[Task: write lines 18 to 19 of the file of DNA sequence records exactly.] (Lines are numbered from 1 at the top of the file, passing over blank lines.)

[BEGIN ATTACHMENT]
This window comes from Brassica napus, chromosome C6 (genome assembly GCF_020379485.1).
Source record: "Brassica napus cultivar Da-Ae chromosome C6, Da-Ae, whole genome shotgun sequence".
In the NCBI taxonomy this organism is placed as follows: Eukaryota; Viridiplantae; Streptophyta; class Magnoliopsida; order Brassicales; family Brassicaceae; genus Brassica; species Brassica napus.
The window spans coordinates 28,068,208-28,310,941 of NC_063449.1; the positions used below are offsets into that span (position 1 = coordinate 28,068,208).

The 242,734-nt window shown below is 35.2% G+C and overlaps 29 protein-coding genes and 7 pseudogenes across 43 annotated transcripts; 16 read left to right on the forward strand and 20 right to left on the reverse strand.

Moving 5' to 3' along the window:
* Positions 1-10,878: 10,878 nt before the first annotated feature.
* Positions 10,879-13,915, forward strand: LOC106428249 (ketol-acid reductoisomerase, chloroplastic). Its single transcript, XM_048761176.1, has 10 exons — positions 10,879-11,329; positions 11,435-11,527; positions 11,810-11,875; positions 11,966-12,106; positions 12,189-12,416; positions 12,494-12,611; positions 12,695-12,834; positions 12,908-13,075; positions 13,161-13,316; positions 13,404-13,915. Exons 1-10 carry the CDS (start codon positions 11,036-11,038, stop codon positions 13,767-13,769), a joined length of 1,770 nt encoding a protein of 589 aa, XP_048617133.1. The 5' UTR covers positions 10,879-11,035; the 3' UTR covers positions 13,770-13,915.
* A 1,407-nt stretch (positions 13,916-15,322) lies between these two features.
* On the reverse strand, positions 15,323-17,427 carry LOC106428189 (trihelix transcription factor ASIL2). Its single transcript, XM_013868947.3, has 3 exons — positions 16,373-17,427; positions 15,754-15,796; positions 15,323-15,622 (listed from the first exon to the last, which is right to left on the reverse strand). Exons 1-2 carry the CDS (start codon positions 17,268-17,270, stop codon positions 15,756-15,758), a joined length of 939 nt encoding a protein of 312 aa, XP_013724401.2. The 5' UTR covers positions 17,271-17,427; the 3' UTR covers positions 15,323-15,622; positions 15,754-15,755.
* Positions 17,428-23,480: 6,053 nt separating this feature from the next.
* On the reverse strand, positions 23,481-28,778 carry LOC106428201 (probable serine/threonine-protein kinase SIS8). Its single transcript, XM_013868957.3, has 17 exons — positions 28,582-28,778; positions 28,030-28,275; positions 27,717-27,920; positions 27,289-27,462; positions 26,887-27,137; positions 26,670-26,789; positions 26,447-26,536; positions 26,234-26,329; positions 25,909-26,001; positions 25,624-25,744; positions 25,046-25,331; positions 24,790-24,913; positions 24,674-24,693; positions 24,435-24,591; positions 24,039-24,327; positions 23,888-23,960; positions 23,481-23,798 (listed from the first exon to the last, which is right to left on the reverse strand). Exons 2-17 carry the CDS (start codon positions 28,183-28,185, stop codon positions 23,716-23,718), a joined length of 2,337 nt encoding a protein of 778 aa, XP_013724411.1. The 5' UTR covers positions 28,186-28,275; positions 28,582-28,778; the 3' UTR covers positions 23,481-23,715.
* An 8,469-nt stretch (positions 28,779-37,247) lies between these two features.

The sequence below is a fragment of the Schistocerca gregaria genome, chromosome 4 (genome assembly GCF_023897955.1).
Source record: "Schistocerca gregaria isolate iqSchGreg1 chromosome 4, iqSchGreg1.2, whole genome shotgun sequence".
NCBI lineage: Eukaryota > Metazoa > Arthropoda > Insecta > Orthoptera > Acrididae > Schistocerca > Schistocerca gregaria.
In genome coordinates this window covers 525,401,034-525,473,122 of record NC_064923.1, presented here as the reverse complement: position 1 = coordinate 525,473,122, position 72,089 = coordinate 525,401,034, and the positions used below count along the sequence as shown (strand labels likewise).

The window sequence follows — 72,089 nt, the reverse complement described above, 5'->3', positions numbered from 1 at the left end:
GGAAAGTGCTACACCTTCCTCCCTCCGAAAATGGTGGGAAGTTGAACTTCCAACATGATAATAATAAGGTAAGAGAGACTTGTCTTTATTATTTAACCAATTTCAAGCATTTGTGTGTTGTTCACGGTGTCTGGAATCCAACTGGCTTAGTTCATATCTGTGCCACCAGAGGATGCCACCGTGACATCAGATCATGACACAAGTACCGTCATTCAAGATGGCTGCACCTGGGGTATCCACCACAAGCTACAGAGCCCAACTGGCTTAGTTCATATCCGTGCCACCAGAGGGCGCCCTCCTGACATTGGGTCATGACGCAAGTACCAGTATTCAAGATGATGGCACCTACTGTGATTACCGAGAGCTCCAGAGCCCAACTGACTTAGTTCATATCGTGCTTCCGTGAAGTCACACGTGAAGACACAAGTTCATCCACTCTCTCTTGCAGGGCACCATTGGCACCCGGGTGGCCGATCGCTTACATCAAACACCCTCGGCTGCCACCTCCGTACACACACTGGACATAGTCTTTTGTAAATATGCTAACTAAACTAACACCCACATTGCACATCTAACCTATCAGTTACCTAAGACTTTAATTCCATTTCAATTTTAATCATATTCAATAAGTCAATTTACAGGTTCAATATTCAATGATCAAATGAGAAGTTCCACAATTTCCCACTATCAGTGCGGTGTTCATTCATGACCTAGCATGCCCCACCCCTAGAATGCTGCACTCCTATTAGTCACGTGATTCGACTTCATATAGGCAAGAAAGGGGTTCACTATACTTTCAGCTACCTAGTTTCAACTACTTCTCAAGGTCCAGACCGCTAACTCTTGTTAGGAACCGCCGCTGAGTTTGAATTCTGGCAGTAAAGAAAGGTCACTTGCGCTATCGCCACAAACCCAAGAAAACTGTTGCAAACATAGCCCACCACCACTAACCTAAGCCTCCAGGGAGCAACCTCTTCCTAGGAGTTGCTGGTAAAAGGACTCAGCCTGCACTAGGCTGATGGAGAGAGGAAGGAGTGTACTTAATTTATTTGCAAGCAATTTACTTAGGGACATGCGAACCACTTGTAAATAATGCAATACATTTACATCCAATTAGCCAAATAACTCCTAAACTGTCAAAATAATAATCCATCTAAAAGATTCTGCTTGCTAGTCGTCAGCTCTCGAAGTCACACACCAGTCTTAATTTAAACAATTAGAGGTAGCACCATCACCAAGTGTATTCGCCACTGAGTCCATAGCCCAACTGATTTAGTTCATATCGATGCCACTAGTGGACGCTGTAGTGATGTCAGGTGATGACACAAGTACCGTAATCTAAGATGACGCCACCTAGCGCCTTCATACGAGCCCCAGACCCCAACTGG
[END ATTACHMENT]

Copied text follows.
The window sequence follows — 72,089 nt, the reverse complement described above, 5'->3', positions numbered from 1 at the left end:
GGAAAGTGCTACACCTTCCTCCCTCCGAAAATGGTGGGAAGTTGAACTTCCAACATGATAATAATAAGGTAAGAGAGACTTGTCTTTATTATTTAACCAATTTCAAGCATTTGTGTGTTGTTCACGGTGTCTGGAATCCAACTGGCTTAGTTCATATCTGTGCCACCAGAGGATGCCACCGTGACATCAGATCATGACACAAGTACCGTCATTCAAGATGGCTGCACCTGGGGTATCCACCACAAGCTACAGAGCCCAACTGGCTTAGTTCATATCCGTGCCACCAGAGGGCGCCCTCCTGACATTGGGTCATGACGCAAGTACCAGTATTCAAGATGATGGCACCTACTGTGATTACCGAGAGCTCCAGAGCCCAACTGACTTAGTTCATATCGTGCTTCCGTGAAGTCACACGTGAAGACACAAGTTCATCCACTCTCTCTTGCAGGGCACCATTGGCACCCGGGTGGCCGATCGCTTACATCAAACACCCTCGGCTGCCACCTCCGTACACACACTGGACATAGTCTTTTGTAAATATGCTAACTAAACTAACACCCACATTGCACATCTAACCTATCAGTTACCTAAGACTTTAATTCCATTTCAATTTTAATCATATTCAATAAGTCAATTTACAGGTTCAATATTCAATGATCAAATGAGAAGTTCCACAATTTCCCACTATCAGTGCGGTGTTCATTCATGACCTAGCATGCCCCACCCCTAGAATGCTGCACTCCTATTAGTCACGTGATTCGACTTCATATAGGCAAGAAAGGGGTTCACTATACTTTCAGCTACCTAGTTTCAACTACTTCTCAAGGTCCAGACCGCTAACTCTTGTTAGGAACCGCCGCTGAGTTTGAATTCTGGCAGTAAAGAAAGGTCACTTGCGCTATCGCCACAAACCCAAGAAAACTGTTGCAAACATAGCCCACCACCACTAACCTAAGCCTCCAGGGAGCAACCTCTTCCTAGGAGTTGCTGGTAAAAGGACTCAGCCTGCACTAGGCTGATGGAGAGAGGAAGGAGTGTACTTAATTTATTTGCAAGCAATTTACTTAGGGACATGCGAACCACTTGTAAATAATGCAATACATTTACATCCAATTAGCCAAATAACTCCTAAACTGTCAAAATAATAATCCATCTAAAAGATTCTGCTTGCTAGTCGTCAGCTCTCGAAGTCACACACCAGTCTTAATTTAAACAATTAGAGGTAGCACCATCACCAAGTGTATTCGCCACTGAGTCCATAGCCCAACTGATTTAGTTCATATCGATGCCACTAGTGGACGCTGTAGTGATGTCAGGTGATGACACAAGTACCGTAATCTAAGATGACGCCACCTAGCGCCTTCATACGAGCCCCAGACCCCAACTGG